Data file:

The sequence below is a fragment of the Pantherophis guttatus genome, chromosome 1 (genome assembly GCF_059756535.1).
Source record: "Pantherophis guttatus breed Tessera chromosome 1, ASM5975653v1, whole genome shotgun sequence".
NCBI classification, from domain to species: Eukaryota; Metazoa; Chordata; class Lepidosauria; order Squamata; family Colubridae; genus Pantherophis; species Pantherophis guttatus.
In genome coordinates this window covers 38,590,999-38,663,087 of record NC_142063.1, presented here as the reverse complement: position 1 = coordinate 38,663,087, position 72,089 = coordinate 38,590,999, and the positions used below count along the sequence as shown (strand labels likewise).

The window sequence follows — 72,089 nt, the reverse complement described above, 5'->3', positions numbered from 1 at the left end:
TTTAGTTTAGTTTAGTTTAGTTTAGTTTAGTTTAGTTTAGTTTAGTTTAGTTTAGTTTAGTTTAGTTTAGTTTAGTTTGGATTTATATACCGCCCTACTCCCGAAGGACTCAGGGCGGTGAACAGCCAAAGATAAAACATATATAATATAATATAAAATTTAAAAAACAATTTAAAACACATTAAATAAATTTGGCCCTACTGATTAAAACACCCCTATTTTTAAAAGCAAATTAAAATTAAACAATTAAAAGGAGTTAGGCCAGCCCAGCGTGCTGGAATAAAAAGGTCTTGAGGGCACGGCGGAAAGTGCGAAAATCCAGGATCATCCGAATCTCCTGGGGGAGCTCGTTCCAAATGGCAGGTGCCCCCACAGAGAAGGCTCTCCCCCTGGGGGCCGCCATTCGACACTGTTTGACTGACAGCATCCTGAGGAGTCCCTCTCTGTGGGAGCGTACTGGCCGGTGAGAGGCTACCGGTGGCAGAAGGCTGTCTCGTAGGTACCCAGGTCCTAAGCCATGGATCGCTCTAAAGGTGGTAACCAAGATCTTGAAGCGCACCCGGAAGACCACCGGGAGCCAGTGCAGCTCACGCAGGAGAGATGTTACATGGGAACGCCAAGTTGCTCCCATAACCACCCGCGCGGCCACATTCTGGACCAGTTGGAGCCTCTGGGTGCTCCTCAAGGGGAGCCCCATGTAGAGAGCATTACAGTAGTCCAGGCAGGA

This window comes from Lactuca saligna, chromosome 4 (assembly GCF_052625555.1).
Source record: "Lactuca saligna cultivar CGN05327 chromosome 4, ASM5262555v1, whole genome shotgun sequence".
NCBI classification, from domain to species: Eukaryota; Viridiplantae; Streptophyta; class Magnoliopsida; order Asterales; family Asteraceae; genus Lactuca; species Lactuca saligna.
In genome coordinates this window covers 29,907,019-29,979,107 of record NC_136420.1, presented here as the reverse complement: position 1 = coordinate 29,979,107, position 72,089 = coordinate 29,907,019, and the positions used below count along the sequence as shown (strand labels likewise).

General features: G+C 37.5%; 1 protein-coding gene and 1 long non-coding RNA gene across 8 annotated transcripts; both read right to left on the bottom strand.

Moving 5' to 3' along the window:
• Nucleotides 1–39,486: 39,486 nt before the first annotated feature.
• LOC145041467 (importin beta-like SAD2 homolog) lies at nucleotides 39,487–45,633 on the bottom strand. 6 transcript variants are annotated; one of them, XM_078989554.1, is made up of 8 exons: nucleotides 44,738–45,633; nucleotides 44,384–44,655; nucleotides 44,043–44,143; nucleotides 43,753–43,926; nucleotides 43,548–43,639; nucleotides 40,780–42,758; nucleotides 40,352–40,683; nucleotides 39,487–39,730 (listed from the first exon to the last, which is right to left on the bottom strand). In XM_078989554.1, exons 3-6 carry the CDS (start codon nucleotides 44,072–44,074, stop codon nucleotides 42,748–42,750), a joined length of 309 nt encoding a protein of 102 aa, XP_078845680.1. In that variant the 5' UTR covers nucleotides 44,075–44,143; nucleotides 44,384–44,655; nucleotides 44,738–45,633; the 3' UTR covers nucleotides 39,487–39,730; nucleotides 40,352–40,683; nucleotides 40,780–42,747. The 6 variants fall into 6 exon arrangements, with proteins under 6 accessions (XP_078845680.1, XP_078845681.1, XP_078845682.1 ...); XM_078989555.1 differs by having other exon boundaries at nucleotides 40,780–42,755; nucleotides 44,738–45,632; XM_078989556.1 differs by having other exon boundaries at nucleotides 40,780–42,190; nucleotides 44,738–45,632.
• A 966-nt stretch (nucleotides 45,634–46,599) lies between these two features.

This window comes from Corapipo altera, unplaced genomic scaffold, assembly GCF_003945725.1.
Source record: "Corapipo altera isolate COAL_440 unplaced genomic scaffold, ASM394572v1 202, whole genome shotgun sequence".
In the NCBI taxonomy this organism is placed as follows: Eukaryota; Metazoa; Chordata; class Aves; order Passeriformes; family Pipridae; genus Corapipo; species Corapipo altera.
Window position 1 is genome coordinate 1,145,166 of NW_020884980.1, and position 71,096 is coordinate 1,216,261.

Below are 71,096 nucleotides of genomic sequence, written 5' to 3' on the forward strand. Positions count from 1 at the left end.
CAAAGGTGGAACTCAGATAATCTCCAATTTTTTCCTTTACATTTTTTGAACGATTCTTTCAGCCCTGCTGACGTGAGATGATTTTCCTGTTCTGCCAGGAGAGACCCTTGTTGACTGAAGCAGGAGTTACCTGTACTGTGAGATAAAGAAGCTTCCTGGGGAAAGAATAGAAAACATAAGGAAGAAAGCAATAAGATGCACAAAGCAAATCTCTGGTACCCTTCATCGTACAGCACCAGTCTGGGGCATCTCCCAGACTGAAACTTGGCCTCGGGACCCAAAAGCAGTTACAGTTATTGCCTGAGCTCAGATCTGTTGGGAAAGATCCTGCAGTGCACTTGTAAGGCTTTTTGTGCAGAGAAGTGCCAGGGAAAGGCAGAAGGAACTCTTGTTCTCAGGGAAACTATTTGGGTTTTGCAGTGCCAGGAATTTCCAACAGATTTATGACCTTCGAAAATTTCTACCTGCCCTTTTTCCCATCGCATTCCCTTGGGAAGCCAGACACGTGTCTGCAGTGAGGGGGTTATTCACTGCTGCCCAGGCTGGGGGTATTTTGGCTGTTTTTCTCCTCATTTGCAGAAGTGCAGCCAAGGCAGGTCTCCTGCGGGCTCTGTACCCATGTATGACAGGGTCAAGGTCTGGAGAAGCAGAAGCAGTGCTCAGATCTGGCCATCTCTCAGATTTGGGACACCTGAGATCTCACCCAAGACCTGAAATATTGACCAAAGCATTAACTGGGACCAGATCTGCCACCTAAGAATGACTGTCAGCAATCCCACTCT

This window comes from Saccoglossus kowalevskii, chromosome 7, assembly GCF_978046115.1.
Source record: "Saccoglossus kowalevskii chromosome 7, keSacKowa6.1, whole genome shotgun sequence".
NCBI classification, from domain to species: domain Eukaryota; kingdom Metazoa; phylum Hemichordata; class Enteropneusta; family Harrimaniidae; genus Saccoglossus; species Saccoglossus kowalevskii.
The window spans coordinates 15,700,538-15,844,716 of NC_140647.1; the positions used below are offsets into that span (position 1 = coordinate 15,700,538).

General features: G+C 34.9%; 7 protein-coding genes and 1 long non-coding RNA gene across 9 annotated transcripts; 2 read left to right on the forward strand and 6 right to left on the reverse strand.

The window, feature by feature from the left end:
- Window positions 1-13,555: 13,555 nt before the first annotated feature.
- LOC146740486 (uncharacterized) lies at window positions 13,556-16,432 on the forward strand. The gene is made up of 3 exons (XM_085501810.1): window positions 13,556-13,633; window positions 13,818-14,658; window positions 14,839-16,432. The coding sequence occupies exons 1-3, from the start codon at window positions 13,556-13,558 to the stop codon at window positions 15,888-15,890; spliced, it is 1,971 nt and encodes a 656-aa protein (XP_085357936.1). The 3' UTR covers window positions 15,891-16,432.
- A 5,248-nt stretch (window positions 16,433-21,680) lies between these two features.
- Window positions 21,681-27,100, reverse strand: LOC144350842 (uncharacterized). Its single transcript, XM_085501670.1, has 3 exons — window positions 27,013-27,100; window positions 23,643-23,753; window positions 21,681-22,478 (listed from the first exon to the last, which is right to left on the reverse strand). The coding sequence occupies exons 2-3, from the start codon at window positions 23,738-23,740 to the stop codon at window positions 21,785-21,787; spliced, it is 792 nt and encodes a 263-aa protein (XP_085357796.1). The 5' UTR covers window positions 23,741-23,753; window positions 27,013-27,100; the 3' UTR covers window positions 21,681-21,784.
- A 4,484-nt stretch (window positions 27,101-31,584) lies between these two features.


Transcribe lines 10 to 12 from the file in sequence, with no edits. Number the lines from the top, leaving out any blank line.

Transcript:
In genome coordinates this window covers 29,907,019-29,979,107 of record NC_136420.1, presented here as the reverse complement: position 1 = coordinate 29,979,107, position 72,089 = coordinate 29,907,019, and the positions used below count along the sequence as shown (strand labels likewise).

General features: G+C 37.5%; 1 protein-coding gene and 1 long non-coding RNA gene across 8 annotated transcripts; both read right to left on the bottom strand.

Moving 5' to 3' along the window: